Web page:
DSA Is At A Crossroads

Our choice: we can maintain a tiny navel-gazing subculture, or build a vibrant mass movement for socialism. Let’s build a mass movement.

Jeremy Gong
14 min readApr 22, 2018

Two DSAs

Since November 2016, at least a thousand people have joined the Democratic Socialists of America each month. In early 2017, we became the largest socialist organization in generations, marking the beginning of a new era of politics in this country in which we suddenly have the potential to win an egalitarian, humane, joyful world.

The 2008 financial crisis sparked protest around the world, but it wasn’t until 2016, when Bernie Sanders’s campaign articulated a critique of the “rigged economic and political system” and advanced a concrete vision of a “moral economy” that resonated with millions of people, that “democratic socialism” entered the national conversation to describe a path forward. With Trump’s election, millions more grew disillusioned with the Democratic Party’s abandonment of working people. All this, plus the worsening material conditions of young Americans, have led over 30,000 people to join DSA looking to change the world.

Now DSA is at a crossroads.

We are a “big tent” organization and a democracy, meaning there is no party line we must adhere to, no cabal of leaders deciding our direction. We have to sort out among ourselves what kind of organization we want DSA to be. I see two paths forward emerging for us.

On the one hand are those of us who are tired of both the useless compromise politics of the liberal center and the dead-end wheel-spinning of the activist left. We know that while it’s incredible and historic that 30,000 people have joined a socialist organization, we are still a tiny fraction of the US population. We have to grow many times over and consolidate the democratic socialist movement into an effective weapon against capitalists and elites before we can really transform our society. This is the DSA that reaches out into the non-DSA world to fight class enemies and bring in thousands of new members.

On the other hand are those who are not interested in the millions of working people who are not yet active socialists. Instead, they fixate on the purity and homogeneity of their own in-group and attack other members of DSA for not meeting their standards. This is the DSA that looks inward and fights with itself, disappointing and exhausting activists who joined DSA in order to change the world, and scaring off those not in DSA from joining.

Two examples from this Friday illustrate the differences between these two DSAs.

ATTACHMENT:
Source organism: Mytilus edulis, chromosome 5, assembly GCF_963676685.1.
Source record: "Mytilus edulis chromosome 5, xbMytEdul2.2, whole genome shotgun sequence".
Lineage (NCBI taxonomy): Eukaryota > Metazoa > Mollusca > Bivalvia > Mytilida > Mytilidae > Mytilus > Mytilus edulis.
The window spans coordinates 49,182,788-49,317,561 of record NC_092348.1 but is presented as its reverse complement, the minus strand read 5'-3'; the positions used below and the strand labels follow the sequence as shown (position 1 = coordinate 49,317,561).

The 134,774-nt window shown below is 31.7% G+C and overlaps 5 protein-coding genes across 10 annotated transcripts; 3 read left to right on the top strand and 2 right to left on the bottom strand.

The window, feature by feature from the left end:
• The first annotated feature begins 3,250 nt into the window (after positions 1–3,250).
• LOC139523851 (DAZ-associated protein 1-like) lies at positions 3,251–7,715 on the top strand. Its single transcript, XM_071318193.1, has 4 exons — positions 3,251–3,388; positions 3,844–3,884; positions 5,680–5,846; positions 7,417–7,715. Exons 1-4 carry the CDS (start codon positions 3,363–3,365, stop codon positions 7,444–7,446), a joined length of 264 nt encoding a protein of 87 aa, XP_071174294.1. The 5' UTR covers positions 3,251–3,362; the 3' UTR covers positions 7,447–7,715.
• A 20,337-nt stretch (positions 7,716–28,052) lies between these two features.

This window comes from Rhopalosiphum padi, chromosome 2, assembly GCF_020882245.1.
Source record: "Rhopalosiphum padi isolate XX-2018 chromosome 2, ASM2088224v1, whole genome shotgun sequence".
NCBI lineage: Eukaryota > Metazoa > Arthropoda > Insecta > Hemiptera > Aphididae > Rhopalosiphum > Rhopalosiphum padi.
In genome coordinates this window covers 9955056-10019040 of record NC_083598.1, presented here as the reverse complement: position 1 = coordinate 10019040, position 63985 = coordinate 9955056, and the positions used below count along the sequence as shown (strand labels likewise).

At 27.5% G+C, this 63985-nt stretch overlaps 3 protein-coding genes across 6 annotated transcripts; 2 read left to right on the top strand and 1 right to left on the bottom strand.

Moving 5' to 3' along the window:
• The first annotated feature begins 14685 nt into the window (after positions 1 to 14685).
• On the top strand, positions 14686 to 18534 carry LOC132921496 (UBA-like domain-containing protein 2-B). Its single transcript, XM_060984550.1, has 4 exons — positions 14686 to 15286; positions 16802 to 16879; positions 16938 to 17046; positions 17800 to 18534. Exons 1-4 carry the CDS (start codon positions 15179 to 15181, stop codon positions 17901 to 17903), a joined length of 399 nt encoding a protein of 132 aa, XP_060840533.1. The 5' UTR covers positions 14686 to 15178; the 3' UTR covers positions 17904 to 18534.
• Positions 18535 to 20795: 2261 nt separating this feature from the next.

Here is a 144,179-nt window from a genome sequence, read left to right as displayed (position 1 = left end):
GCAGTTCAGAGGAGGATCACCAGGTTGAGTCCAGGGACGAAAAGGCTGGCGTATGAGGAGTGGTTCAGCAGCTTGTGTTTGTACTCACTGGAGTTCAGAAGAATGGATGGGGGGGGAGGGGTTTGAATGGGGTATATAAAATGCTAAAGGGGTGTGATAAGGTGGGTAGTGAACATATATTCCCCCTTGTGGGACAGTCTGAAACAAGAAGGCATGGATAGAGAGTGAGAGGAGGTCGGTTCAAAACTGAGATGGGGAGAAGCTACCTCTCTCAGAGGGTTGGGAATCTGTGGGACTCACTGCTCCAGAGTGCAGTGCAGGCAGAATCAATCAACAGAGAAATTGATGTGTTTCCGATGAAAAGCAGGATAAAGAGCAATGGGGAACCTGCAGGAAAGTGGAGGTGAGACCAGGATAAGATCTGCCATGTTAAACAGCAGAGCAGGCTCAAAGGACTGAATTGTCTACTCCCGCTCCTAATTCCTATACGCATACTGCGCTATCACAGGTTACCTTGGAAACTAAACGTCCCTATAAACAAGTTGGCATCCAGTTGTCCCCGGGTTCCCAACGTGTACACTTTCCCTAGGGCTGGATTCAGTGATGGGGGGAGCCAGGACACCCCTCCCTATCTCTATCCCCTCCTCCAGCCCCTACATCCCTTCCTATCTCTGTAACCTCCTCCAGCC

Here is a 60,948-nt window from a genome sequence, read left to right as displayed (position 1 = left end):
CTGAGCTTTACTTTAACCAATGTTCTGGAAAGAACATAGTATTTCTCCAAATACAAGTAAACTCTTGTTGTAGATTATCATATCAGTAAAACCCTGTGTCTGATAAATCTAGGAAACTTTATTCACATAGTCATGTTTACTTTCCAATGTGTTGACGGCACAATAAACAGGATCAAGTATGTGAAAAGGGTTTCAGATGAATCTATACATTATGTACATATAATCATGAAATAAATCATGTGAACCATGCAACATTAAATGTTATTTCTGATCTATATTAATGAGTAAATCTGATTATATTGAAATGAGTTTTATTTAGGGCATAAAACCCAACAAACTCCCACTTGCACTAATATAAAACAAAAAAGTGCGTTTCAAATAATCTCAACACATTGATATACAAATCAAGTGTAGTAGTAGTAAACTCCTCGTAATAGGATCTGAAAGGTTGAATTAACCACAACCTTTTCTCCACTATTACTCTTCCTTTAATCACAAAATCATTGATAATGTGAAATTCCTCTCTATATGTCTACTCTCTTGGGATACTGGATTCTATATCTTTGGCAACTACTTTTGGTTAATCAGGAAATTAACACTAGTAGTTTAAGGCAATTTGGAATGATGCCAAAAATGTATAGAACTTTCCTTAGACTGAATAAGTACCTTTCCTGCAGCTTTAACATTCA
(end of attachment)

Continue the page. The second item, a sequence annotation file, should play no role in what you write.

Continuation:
The Outward DSA

Friday morning, the New York Times published an article by Farah Stockman titled “‘Yes, I’m Running as a Socialist.’ Why Candidates Are Embracing the Label in 2018.” The article describes the kind of DSA I want to be a part of.

It opens with the story of Franklin Bynum, a Houston DSA member who is an openly socialist candidate for criminal court judge. Bynum, one of sixteen socialist candidates running for public office in Texas, “wants an end to a cash bail system that requires people accused of crimes, even minor offenses, to pay money to be released from jail before trial.”

Stockman then interviews a Tulsa, Oklahoma DSA activist who tells her that four candidates for local office are running as open democratic socialists. The article doesn’t mention the backdrop to these races: just days prior, a historic statewide teachers’ strike ended after paralyzing Oklahoma’s political system for almost two weeks. Along with militant teachers in West Virginia,Arizona, Kentucky, and elsewhere, these workers are part of a nascent working-class movement is making history across impoverished, austerity-wracked “red” states. It’s clear that socialists who fight for deeply and broadly felt working-class demands have an excellent opportunity to help lead these movements toward more organization on shop floors, more militant actions like strikes, and demands that benefit the entire working class.

The article also features East Bay DSA’s vice chair Frances Reade, who talks about her own disillusionment with the Democratic Party, how joining DSA gave her a sense that she could change the world, and how our chapter offered her avenues to grow as an activist and a socialist through our massive campaign for Medicare for All and our Socialist Night School. The article linked to our night school syllabus; our website has gotten over a million hits since yesterday morning. Frances is running with me and eleven other organizers for the East Bay DSA Steering Committee elections this month on a program called Bread & Roses.

Stockman interviews other young DSAers and gives a brief survey of DSA’s local activities across the country that I find endlessly inspiring, including the Austin campaign for paid sick days and DSA Cincinnati’s campaign to save their historic public library.

Of course, I would have written a different story about DSA and about socialism, with less of the mainstream press’ obsession with electoral politics and more focus on the completely unexpected surge of class politics and the still-spreading wave of labor militancy. But nothing I write could reach an audience the size of the Times piece, or cause a million curious not-yet-socialists to click through our night school syllabus.